- The Washington Times - Monday, March 22, 2010

PARIS | France’s opposition Socialists and their allies handily defeated President Nicolas Sarkozy’s conservatives in regional elections Sunday, according to partial official results after a vote that helps set the stage for the 2012 presidential race.

With 80.2 percent of ballots counted, the Socialist Party and its allies won 53.7 percent of the overall national vote, according to the Interior Ministry. Mr. Sarkozy’s Union for a Popular Movement (UMP) and its allies won 35.2 percent, and the far right National Front 10 percent, the ministry said.

With region-by-region results still coming in, it looked close to the “grand slam” the Socialists were hoping for. Official results showed the conservatives holding on to Alsace but losing control of Corsica. Those were the only two regions run by the right going into the vote, and two closely watched races.

Frustration over Mr. Sarkozy’s handling of the stumbling economy was high on many voters’ minds during Sunday’s runoff vote. Socialists and like-minded parties also dominated the first-round voting a week ago.

Prime Minister Francois Fillon, looking sober, acknowledged the conservatives’ defeat even before the partial official results were released.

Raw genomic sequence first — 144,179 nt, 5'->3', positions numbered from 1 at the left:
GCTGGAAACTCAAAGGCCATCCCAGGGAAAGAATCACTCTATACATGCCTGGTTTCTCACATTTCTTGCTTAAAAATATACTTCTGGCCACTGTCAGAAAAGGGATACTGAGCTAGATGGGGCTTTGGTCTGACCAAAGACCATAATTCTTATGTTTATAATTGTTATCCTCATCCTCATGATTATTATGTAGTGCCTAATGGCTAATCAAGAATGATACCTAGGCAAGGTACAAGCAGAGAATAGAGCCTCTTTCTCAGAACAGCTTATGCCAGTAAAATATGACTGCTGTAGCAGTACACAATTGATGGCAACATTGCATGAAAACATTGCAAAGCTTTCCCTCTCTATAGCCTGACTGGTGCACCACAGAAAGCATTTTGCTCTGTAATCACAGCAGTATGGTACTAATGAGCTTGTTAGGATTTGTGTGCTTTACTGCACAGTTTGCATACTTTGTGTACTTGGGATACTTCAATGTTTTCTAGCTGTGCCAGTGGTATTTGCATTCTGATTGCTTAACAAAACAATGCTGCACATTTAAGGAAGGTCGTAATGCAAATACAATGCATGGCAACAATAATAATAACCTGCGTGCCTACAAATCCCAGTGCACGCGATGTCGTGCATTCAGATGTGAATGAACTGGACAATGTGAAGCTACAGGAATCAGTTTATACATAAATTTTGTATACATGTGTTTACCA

“These elections show that the French are worried” about reforms to their pensions and other social protections, he said.

The conservatives’ discomfort was evident. UMP chief Xavier Bertrand and Finance Minister Christine Lagarde were visibly grimacing on postelection talk shows.

The Socialists, after years divided and drifting, were buoyant, and looking ahead to the 2012 vote.

“The French have spoken, they must be listened to,” said Socialist leader Martine Aubry.

The Socialists were boosted by alliances with far-left parties and especially with Europe Ecologie, a grouping of green parties seeing growing popularity amid voter concern about global warming.

The far-right National Front experienced a comeback with the regional elections, with OpinionWay projecting an overall score of 17.5 percent in the 12 regions where the party made it into Sunday’s runoff. The party’s strongest showing came in the Riviera region, home to leader Jean-Marie Le Pen, and the Nord-Pas de Calais region where his daughter and possible successor Marine is an increasingly prominent voice.

The elections determine control of regional councils concerned with local issues. France has 26 regions, 22 counting the mainland and Corsica, as well as four overseas, from the Caribbean to the Indian Ocean.

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